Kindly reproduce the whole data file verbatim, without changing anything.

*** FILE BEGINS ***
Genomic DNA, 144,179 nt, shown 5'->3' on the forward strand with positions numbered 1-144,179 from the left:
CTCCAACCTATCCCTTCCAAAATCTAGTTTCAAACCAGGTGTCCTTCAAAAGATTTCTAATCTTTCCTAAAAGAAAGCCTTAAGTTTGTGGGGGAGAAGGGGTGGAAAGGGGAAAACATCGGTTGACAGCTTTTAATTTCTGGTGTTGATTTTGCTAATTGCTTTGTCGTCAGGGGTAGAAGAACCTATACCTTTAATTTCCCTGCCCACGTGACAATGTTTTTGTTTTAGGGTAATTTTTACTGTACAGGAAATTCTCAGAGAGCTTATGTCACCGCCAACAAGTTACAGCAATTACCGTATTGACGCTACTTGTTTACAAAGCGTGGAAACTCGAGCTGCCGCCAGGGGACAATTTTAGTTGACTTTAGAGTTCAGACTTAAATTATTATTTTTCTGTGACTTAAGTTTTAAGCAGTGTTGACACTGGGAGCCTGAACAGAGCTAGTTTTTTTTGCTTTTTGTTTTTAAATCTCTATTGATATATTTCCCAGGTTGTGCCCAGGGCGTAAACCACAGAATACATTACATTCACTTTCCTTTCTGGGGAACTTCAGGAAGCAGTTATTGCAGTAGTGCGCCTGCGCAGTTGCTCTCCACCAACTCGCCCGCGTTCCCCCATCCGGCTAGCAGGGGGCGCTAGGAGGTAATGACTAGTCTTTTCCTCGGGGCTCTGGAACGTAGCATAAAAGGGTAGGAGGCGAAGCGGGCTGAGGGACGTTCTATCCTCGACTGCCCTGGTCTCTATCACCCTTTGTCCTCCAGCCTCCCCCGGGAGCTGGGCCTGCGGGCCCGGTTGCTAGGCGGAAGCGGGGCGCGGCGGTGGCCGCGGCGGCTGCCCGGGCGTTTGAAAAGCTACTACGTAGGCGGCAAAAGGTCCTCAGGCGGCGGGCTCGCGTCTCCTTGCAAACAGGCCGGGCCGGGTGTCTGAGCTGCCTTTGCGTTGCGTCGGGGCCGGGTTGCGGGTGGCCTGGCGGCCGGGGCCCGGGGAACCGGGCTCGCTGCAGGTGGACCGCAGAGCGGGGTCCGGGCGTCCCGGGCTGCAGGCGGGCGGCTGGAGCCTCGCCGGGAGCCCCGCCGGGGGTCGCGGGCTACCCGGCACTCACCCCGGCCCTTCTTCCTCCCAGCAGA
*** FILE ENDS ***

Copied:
Genomic DNA, 144,179 nt, shown 5'->3' on the forward strand with positions numbered 1-144,179 from the left:
CTCCAACCTATCCCTTCCAAAATCTAGTTTCAAACCAGGTGTCCTTCAAAAGATTTCTAATCTTTCCTAAAAGAAAGCCTTAAGTTTGTGGGGGAGAAGGGGTGGAAAGGGGAAAACATCGGTTGACAGCTTTTAATTTCTGGTGTTGATTTTGCTAATTGCTTTGTCGTCAGGGGTAGAAGAACCTATACCTTTAATTTCCCTGCCCACGTGACAATGTTTTTGTTTTAGGGTAATTTTTACTGTACAGGAAATTCTCAGAGAGCTTATGTCACCGCCAACAAGTTACAGCAATTACCGTATTGACGCTACTTGTTTACAAAGCGTGGAAACTCGAGCTGCCGCCAGGGGACAATTTTAGTTGACTTTAGAGTTCAGACTTAAATTATTATTTTTCTGTGACTTAAGTTTTAAGCAGTGTTGACACTGGGAGCCTGAACAGAGCTAGTTTTTTTTGCTTTTTGTTTTTAAATCTCTATTGATATATTTCCCAGGTTGTGCCCAGGGCGTAAACCACAGAATACATTACATTCACTTTCCTTTCTGGGGAACTTCAGGAAGCAGTTATTGCAGTAGTGCGCCTGCGCAGTTGCTCTCCACCAACTCGCCCGCGTTCCCCCATCCGGCTAGCAGGGGGCGCTAGGAGGTAATGACTAGTCTTTTCCTCGGGGCTCTGGAACGTAGCATAAAAGGGTAGGAGGCGAAGCGGGCTGAGGGACGTTCTATCCTCGACTGCCCTGGTCTCTATCACCCTTTGTCCTCCAGCCTCCCCCGGGAGCTGGGCCTGCGGGCCCGGTTGCTAGGCGGAAGCGGGGCGCGGCGGTGGCCGCGGCGGCTGCCCGGGCGTTTGAAAAGCTACTACGTAGGCGGCAAAAGGTCCTCAGGCGGCGGGCTCGCGTCTCCTTGCAAACAGGCCGGGCCGGGTGTCTGAGCTGCCTTTGCGTTGCGTCGGGGCCGGGTTGCGGGTGGCCTGGCGGCCGGGGCCCGGGGAACCGGGCTCGCTGCAGGTGGACCGCAGAGCGGGGTCCGGGCGTCCCGGGCTGCAGGCGGGCGGCTGGAGCCTCGCCGGGAGCCCCGCCGGGGGTCGCGGGCTACCCGGCACTCACCCCGGCCCTTCTTCCTCCCAGCAGA